To explain: The spirituality and peshitus which rests within a person’s intellect empowers him to go beyond his limits and choose any path he desires, even one which runs contrary to his nature (indeed, even one which requires him to change his nature). Nevertheless, this peshitus is still associated with defined existence. The reason a person chooses (based on his intellect) an approach that runs contrary to his emotional makeup is that his intellect — [which is also a] defined entity — requires him to do so.

{Similar concepts apply with regard to the second dimension which expresses the spirituality humans possess (due to intellect) — the fact that “the spirit of man ascends upward.” Although a person’s quest to rise above himself takes him beyond his personal limits, nevertheless, [this too has an end-point]. For [this quest] stems from the fact that his intellect appreciates the advantage that exists in the higher level; (i.e., his mind forces him to understand that he is limited and there are matters that are above his intel­lect). Thus this [quests] itself stems from [and thus is bounded by] his personal existence.70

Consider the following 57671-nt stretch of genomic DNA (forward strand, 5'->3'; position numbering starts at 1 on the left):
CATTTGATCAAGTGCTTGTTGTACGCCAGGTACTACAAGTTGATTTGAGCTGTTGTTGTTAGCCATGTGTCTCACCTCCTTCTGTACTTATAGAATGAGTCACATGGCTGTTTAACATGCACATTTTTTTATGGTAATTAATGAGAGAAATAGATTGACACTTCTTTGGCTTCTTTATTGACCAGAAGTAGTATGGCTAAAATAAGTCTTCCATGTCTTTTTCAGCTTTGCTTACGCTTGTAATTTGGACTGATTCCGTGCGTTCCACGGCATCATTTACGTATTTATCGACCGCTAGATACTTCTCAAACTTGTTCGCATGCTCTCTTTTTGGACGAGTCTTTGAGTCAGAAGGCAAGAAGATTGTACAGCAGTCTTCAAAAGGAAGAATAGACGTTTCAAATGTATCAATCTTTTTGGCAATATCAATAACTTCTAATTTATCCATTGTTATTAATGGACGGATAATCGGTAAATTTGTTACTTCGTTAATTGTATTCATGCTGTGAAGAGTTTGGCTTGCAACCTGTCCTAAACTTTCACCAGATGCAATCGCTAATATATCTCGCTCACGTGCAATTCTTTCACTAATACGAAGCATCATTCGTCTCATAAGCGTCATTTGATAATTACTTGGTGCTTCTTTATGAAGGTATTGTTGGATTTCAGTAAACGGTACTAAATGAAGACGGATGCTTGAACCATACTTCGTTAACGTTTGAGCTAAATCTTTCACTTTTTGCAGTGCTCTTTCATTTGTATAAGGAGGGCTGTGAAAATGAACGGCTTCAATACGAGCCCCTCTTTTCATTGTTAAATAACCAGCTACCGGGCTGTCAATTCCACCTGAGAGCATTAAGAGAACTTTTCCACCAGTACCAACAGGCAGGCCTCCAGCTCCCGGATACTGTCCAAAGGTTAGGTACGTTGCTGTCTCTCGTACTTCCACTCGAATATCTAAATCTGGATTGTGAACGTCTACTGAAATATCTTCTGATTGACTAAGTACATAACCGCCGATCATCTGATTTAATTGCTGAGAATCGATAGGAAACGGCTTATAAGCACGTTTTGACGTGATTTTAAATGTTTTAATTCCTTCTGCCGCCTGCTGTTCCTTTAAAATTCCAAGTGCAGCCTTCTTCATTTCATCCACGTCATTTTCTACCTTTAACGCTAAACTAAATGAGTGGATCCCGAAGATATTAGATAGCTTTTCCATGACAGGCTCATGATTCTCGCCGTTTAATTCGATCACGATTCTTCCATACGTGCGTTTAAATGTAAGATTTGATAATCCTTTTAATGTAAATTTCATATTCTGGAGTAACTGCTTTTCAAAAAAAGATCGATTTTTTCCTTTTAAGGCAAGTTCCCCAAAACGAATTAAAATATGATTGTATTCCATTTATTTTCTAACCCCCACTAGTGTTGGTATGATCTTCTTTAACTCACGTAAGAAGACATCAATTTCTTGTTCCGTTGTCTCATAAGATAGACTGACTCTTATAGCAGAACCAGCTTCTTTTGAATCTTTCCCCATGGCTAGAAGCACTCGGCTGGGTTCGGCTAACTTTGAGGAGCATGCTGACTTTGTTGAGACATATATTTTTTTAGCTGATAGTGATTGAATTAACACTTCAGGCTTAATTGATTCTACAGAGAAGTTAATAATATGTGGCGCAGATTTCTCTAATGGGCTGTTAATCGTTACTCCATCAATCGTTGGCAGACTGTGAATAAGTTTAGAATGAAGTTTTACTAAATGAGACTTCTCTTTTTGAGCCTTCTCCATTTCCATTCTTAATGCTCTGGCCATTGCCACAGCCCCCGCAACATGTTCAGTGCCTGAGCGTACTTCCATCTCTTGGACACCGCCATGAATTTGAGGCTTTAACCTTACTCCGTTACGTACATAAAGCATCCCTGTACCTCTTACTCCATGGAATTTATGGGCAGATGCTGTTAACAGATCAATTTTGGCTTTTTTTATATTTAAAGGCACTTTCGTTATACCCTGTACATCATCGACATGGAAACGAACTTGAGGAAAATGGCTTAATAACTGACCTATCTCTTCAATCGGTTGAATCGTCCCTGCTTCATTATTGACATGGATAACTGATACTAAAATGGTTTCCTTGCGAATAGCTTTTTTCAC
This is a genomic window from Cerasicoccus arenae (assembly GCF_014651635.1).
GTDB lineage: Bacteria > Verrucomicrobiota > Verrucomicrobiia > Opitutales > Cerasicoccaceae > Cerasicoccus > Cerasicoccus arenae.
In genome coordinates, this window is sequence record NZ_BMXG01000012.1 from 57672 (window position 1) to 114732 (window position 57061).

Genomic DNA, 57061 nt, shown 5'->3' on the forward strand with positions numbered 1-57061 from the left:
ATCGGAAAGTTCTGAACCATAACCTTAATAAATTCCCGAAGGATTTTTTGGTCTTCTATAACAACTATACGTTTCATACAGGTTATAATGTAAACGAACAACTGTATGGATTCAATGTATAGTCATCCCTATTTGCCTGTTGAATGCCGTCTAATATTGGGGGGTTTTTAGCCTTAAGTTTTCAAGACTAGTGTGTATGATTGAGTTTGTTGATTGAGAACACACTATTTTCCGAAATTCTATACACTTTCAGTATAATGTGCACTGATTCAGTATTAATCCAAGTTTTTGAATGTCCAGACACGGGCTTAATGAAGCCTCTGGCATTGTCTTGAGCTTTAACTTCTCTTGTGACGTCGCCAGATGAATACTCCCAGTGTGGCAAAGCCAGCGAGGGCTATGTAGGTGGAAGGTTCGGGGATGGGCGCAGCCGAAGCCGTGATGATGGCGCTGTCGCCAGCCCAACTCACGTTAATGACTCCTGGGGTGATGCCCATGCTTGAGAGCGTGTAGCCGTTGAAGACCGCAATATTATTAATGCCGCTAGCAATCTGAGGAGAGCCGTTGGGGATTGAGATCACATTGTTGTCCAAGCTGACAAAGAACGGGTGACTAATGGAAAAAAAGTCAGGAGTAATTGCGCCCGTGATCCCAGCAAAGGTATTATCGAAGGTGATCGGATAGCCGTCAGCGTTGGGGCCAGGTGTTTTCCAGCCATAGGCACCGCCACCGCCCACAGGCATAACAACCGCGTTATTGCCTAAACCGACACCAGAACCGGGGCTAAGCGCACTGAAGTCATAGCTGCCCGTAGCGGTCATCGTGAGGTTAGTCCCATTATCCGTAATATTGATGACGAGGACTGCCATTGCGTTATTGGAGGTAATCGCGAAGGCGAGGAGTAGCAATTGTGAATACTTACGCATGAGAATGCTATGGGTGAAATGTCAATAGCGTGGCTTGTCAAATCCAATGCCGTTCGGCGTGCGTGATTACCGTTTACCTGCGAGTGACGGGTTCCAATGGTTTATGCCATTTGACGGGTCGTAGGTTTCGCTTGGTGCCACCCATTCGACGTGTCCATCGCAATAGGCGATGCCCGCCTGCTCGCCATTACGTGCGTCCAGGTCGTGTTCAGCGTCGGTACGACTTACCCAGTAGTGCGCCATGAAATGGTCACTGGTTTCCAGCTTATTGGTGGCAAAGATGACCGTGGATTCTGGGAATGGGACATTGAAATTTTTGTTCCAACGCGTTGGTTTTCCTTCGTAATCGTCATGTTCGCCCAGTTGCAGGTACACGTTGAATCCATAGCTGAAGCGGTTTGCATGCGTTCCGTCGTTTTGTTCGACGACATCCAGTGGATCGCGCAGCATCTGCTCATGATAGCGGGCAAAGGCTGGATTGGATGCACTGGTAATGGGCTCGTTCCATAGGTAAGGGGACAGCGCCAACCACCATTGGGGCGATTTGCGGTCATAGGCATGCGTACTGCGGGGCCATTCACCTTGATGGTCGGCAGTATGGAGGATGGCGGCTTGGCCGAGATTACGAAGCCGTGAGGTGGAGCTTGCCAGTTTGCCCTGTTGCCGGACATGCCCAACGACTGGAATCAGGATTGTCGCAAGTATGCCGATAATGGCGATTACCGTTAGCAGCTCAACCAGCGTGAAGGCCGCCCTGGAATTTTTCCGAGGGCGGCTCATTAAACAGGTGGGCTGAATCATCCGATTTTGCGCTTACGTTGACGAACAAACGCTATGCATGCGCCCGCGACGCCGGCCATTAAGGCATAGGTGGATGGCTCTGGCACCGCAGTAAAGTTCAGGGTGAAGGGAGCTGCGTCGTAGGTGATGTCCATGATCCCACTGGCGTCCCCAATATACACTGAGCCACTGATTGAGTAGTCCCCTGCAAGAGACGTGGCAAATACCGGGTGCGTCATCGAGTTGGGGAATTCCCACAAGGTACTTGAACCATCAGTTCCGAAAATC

The power of speech, by contrast, reflects how a person is not bound by his own identity and can communicate with another individual. This unbounded quality is not con­nected with the person’s own existence (for the potential to speak to another person does not stem from the fact that his own identity obligates him to speak to the other person, but from the fact that the source for this power comes from a very lofty place within the soul, a level where there are no definitions; there are no distinctions that separate one person from another). Thus the power of speech reflects the true concept of spirituality and peshitus possessed by the soul.71

XI. The explanation of the nature and type of distinctions among the four forms of existence: inanimate matter, plants, animals, and humans (in the world at large, and in the microcosm of every individual) gives us some under­standing of the four spiritual realms: Asiyah, Yetzirah, Beriah, and Atzilus.